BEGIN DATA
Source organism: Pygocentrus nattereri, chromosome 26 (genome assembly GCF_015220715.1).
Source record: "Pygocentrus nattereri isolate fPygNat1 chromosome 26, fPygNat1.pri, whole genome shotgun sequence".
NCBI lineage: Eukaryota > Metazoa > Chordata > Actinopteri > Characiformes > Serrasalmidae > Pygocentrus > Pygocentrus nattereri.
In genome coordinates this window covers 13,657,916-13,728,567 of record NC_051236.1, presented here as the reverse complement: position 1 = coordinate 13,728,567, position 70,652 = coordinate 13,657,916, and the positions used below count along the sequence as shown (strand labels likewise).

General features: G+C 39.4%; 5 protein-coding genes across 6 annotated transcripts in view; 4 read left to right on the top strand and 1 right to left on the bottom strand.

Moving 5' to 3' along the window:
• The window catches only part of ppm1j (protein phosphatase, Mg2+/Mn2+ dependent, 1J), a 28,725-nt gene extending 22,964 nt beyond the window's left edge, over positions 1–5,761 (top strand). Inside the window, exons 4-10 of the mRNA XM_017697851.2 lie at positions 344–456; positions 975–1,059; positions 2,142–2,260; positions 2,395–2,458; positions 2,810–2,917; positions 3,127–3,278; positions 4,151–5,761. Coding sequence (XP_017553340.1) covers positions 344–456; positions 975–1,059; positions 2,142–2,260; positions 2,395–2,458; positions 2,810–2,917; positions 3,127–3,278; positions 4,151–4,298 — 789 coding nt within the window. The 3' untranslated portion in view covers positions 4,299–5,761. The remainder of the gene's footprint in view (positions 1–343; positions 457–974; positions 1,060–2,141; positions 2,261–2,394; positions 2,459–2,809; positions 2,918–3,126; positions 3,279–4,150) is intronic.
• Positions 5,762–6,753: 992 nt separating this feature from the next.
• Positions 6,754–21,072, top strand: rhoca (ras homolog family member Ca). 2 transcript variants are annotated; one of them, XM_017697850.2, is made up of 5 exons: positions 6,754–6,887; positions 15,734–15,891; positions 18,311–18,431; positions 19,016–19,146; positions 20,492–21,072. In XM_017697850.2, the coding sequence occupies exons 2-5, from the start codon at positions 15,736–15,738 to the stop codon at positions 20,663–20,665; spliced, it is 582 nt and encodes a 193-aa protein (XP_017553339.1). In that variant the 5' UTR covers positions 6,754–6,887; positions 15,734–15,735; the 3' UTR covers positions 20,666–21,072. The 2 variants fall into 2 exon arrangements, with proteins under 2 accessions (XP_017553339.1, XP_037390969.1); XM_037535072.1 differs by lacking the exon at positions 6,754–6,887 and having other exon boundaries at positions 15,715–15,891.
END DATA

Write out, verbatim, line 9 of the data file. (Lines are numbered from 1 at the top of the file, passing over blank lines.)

• Positions 6,754–21,072, top strand: rhoca (ras homolog family member Ca). 2 transcript variants are annotated; one of them, XM_017697850.2, is made up of 5 exons: positions 6,754–6,887; positions 15,734–15,891; positions 18,311–18,431; positions 19,016–19,146; positions 20,492–21,072. In XM_017697850.2, the coding sequence occupies exons 2-5, from the start codon at positions 15,736–15,738 to the stop codon at positions 20,663–20,665; spliced, it is 582 nt and encodes a 193-aa protein (XP_017553339.1). In that variant the 5' UTR covers positions 6,754–6,887; positions 15,734–15,735; the 3' UTR covers positions 20,666–21,072. The 2 variants fall into 2 exon arrangements, with proteins under 2 accessions (XP_017553339.1, XP_037390969.1); XM_037535072.1 differs by lacking the exon at positions 6,754–6,887 and having other exon boundaries at positions 15,715–15,891.